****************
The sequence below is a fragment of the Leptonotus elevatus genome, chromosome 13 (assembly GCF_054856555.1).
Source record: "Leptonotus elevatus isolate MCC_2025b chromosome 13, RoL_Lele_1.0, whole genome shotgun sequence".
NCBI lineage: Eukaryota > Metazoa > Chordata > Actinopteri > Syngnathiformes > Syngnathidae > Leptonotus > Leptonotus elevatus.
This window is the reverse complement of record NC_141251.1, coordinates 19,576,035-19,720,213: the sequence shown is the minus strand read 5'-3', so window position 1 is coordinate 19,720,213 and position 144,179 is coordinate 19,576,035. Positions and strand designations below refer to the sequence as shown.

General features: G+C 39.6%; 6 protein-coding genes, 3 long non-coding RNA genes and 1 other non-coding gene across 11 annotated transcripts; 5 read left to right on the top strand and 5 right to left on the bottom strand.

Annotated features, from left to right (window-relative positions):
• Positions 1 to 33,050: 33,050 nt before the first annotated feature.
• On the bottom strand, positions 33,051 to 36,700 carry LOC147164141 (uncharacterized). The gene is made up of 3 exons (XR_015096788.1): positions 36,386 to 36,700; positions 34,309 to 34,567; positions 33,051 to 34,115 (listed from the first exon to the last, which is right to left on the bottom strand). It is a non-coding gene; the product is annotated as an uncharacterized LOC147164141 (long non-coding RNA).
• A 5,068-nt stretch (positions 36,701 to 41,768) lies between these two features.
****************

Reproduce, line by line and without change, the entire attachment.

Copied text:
The sequence below is a fragment of the Leptonotus elevatus genome, chromosome 13 (assembly GCF_054856555.1).
Source record: "Leptonotus elevatus isolate MCC_2025b chromosome 13, RoL_Lele_1.0, whole genome shotgun sequence".
NCBI lineage: Eukaryota > Metazoa > Chordata > Actinopteri > Syngnathiformes > Syngnathidae > Leptonotus > Leptonotus elevatus.
This window is the reverse complement of record NC_141251.1, coordinates 19,576,035-19,720,213: the sequence shown is the minus strand read 5'-3', so window position 1 is coordinate 19,720,213 and position 144,179 is coordinate 19,576,035. Positions and strand designations below refer to the sequence as shown.

General features: G+C 39.6%; 6 protein-coding genes, 3 long non-coding RNA genes and 1 other non-coding gene across 11 annotated transcripts; 5 read left to right on the top strand and 5 right to left on the bottom strand.

Annotated features, from left to right (window-relative positions):
• Positions 1 to 33,050: 33,050 nt before the first annotated feature.
• On the bottom strand, positions 33,051 to 36,700 carry LOC147164141 (uncharacterized). The gene is made up of 3 exons (XR_015096788.1): positions 36,386 to 36,700; positions 34,309 to 34,567; positions 33,051 to 34,115 (listed from the first exon to the last, which is right to left on the bottom strand). It is a non-coding gene; the product is annotated as an uncharacterized LOC147164141 (long non-coding RNA).
• A 5,068-nt stretch (positions 36,701 to 41,768) lies between these two features.